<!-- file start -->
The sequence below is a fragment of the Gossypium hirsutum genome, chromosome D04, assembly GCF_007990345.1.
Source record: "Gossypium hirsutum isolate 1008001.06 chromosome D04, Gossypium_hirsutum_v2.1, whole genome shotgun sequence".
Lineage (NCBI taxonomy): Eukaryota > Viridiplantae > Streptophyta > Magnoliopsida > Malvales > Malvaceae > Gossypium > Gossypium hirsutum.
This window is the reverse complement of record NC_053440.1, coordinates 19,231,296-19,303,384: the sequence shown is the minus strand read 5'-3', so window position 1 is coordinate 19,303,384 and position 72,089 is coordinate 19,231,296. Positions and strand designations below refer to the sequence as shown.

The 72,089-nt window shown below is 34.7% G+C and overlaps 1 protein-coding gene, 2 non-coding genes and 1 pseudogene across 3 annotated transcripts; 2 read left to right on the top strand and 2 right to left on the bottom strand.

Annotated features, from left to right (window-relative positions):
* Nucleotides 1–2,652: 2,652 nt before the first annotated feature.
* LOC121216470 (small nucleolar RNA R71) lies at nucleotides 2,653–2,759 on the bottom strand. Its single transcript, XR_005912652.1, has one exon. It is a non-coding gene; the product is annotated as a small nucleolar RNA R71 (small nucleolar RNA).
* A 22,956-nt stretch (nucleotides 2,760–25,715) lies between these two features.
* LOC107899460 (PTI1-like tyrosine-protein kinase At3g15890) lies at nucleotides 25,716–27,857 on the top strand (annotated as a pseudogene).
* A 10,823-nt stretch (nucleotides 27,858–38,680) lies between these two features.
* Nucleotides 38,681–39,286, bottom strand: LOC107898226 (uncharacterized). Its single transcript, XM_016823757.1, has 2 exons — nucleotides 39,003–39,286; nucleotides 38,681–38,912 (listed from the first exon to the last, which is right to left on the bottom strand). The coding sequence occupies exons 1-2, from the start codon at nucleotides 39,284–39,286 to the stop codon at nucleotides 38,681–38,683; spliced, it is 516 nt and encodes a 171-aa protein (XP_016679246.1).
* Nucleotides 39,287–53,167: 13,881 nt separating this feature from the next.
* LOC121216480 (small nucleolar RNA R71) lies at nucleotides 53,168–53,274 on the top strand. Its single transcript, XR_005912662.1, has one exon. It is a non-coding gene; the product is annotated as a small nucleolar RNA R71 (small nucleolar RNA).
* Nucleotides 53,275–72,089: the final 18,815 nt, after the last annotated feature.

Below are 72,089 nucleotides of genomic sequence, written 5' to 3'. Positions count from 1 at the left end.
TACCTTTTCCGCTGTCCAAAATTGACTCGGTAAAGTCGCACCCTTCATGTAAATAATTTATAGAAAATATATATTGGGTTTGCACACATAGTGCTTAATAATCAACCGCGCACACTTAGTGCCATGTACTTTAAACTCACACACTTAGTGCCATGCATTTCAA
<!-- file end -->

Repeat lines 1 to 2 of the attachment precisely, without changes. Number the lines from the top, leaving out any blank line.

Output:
The sequence below is a fragment of the Gossypium hirsutum genome, chromosome D04, assembly GCF_007990345.1.
Source record: "Gossypium hirsutum isolate 1008001.06 chromosome D04, Gossypium_hirsutum_v2.1, whole genome shotgun sequence".